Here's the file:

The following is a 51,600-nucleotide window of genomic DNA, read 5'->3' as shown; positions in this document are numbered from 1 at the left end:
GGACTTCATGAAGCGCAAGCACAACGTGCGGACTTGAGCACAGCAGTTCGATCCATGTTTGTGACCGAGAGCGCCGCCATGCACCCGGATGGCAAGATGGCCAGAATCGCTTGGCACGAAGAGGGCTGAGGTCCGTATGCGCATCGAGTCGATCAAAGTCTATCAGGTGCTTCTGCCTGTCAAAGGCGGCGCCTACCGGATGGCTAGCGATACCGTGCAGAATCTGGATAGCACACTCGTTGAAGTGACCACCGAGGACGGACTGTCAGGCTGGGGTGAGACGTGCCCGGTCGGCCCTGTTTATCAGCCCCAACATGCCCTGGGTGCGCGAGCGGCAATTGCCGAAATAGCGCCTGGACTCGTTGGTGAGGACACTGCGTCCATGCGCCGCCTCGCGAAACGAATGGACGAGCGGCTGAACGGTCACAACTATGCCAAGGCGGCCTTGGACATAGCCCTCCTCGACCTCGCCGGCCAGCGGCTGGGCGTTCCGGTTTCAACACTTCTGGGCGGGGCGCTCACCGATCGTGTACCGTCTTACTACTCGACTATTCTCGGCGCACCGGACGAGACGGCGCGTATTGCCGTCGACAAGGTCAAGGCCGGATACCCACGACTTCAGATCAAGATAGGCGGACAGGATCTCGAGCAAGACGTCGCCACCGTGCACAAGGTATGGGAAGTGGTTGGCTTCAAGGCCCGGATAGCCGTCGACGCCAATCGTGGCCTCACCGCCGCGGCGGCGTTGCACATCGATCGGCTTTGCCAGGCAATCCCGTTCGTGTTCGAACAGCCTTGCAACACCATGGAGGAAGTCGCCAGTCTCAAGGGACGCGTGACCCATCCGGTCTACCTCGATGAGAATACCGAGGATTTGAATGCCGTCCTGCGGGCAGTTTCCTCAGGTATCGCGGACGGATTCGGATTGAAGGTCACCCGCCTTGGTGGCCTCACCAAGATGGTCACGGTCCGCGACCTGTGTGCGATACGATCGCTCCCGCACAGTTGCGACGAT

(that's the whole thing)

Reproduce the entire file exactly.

The following is a 51,600-nucleotide window of genomic DNA, read 5'->3' as shown; positions in this document are numbered from 1 at the left end:
GGACTTCATGAAGCGCAAGCACAACGTGCGGACTTGAGCACAGCAGTTCGATCCATGTTTGTGACCGAGAGCGCCGCCATGCACCCGGATGGCAAGATGGCCAGAATCGCTTGGCACGAAGAGGGCTGAGGTCCGTATGCGCATCGAGTCGATCAAAGTCTATCAGGTGCTTCTGCCTGTCAAAGGCGGCGCCTACCGGATGGCTAGCGATACCGTGCAGAATCTGGATAGCACACTCGTTGAAGTGACCACCGAGGACGGACTGTCAGGCTGGGGTGAGACGTGCCCGGTCGGCCCTGTTTATCAGCCCCAACATGCCCTGGGTGCGCGAGCGGCAATTGCCGAAATAGCGCCTGGACTCGTTGGTGAGGACACTGCGTCCATGCGCCGCCTCGCGAAACGAATGGACGAGCGGCTGAACGGTCACAACTATGCCAAGGCGGCCTTGGACATAGCCCTCCTCGACCTCGCCGGCCAGCGGCTGGGCGTTCCGGTTTCAACACTTCTGGGCGGGGCGCTCACCGATCGTGTACCGTCTTACTACTCGACTATTCTCGGCGCACCGGACGAGACGGCGCGTATTGCCGTCGACAAGGTCAAGGCCGGATACCCACGACTTCAGATCAAGATAGGCGGACAGGATCTCGAGCAAGACGTCGCCACCGTGCACAAGGTATGGGAAGTGGTTGGCTTCAAGGCCCGGATAGCCGTCGACGCCAATCGTGGCCTCACCGCCGCGGCGGCGTTGCACATCGATCGGCTTTGCCAGGCAATCCCGTTCGTGTTCGAACAGCCTTGCAACACCATGGAGGAAGTCGCCAGTCTCAAGGGACGCGTGACCCATCCGGTCTACCTCGATGAGAATACCGAGGATTTGAATGCCGTCCTGCGGGCAGTTTCCTCAGGTATCGCGGACGGATTCGGATTGAAGGTCACCCGCCTTGGTGGCCTCACCAAGATGGTCACGGTCCGCGACCTGTGTGCGATACGATCGCTCCCGCACAGTTGCGACGAT